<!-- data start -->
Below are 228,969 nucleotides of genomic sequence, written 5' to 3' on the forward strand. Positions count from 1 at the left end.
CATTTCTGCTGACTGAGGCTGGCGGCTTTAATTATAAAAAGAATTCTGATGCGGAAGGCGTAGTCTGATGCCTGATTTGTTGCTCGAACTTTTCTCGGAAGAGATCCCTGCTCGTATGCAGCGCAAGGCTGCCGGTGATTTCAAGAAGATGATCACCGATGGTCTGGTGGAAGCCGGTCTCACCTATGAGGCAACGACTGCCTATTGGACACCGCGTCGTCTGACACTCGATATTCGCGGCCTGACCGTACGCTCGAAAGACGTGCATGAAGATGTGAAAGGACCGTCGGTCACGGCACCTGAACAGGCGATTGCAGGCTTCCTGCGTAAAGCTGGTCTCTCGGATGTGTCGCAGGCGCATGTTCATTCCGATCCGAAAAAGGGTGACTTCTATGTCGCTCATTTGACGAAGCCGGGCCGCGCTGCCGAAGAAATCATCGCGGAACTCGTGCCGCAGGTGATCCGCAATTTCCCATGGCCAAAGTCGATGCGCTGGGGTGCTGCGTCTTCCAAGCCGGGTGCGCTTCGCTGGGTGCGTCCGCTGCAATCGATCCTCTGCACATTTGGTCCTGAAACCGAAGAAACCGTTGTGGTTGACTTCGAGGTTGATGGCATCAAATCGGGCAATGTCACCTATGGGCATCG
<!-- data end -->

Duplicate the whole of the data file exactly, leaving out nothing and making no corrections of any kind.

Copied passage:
Below are 228,969 nucleotides of genomic sequence, written 5' to 3' on the forward strand. Positions count from 1 at the left end.
CATTTCTGCTGACTGAGGCTGGCGGCTTTAATTATAAAAAGAATTCTGATGCGGAAGGCGTAGTCTGATGCCTGATTTGTTGCTCGAACTTTTCTCGGAAGAGATCCCTGCTCGTATGCAGCGCAAGGCTGCCGGTGATTTCAAGAAGATGATCACCGATGGTCTGGTGGAAGCCGGTCTCACCTATGAGGCAACGACTGCCTATTGGACACCGCGTCGTCTGACACTCGATATTCGCGGCCTGACCGTACGCTCGAAAGACGTGCATGAAGATGTGAAAGGACCGTCGGTCACGGCACCTGAACAGGCGATTGCAGGCTTCCTGCGTAAAGCTGGTCTCTCGGATGTGTCGCAGGCGCATGTTCATTCCGATCCGAAAAAGGGTGACTTCTATGTCGCTCATTTGACGAAGCCGGGCCGCGCTGCCGAAGAAATCATCGCGGAACTCGTGCCGCAGGTGATCCGCAATTTCCCATGGCCAAAGTCGATGCGCTGGGGTGCTGCGTCTTCCAAGCCGGGTGCGCTTCGCTGGGTGCGTCCGCTGCAATCGATCCTCTGCACATTTGGTCCTGAAACCGAAGAAACCGTTGTGGTTGACTTCGAGGTTGATGGCATCAAATCGGGCAATGTCACCTATGGGCATCG